more molecules of gas, but from the heat of combustion.

Richard E. Barrans Jr., Ph.D.
Assistant Director, PG Research Foundation
Darien, IL USA

The volume of one mole of isooctane is 165 ml and it forms 160 ml of liquid water when burned.  This is about a 1 to 1 ratio in liquid form.  Please notice in the equation that one more water molecle is made than carbon dioxide.

Using this as an approximation, this means that for each gallon of gasoline burned, it has now produced lots of carbon dioxide and also about one gallon of water.

The carbon dioxide is no problem, it is plant food.  However, the water is here to stay. This means that for the 100 years past, every bit of hydrocarbon burnt (more importantly, oxidized) has produced lots of plant food and water.  The billions of barrels of oil burned have produced billions of barrels of new water — water that never existed before.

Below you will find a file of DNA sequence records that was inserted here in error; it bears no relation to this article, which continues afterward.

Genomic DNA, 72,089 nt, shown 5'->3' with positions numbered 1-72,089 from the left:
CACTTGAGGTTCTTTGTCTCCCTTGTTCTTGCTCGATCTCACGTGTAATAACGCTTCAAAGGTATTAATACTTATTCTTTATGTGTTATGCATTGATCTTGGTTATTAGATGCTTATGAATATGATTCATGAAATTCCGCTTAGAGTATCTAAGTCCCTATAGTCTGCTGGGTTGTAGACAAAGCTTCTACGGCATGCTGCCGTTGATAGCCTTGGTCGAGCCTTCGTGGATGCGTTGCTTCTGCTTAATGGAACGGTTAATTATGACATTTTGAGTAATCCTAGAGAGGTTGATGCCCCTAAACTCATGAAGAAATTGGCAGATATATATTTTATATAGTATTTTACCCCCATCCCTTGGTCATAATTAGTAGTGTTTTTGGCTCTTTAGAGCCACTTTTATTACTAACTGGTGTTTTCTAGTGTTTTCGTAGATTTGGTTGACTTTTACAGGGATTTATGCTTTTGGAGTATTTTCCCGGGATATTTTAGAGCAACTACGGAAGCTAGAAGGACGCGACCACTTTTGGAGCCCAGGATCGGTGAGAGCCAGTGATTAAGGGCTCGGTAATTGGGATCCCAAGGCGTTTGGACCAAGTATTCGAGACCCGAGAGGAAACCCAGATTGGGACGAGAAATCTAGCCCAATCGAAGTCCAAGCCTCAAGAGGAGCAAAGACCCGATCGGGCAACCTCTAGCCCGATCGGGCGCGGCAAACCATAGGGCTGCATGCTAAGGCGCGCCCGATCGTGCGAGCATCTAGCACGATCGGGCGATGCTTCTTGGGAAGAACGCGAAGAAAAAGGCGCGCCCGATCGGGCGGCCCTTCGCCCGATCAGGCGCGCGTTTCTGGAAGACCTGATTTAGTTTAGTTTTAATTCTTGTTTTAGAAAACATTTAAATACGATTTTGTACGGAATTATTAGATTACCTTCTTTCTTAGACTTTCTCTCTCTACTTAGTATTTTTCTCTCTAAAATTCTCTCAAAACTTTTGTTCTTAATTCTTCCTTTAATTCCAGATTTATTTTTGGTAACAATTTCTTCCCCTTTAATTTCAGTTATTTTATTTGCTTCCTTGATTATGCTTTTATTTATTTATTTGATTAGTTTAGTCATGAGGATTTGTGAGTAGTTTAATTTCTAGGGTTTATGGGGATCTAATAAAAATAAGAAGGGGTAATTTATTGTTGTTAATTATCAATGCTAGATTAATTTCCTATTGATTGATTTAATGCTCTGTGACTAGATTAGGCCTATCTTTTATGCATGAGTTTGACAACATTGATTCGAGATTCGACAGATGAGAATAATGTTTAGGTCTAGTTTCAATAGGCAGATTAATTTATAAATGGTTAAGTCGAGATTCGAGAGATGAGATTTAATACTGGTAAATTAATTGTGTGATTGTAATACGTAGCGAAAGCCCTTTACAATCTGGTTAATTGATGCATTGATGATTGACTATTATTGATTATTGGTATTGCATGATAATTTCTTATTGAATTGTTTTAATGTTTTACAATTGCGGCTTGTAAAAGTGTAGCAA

More importantly than that, where did the oxygen come from that is now in the form of water?

Our atmosphere.

With burning carbon, the supply of oxygen is seemingly unlimited by virtue of recycling.  Plants are breaking the bond between carbon and oxygen through photosynthesis.

When hydrogen is oxidized, this is no longer the case.  The oxygen, which is sourced from the atmosphere, is permanently bound to the hydrogen.  It is no longer available to be used in any more reactions, including supporting life.

This is one really major point.  When we burn hydrogen, the oxygen goes with it.

When we burn carbon, the oxygen comes back again via recycling.

This not only answers why the ocean level is rising, but it also answers another question.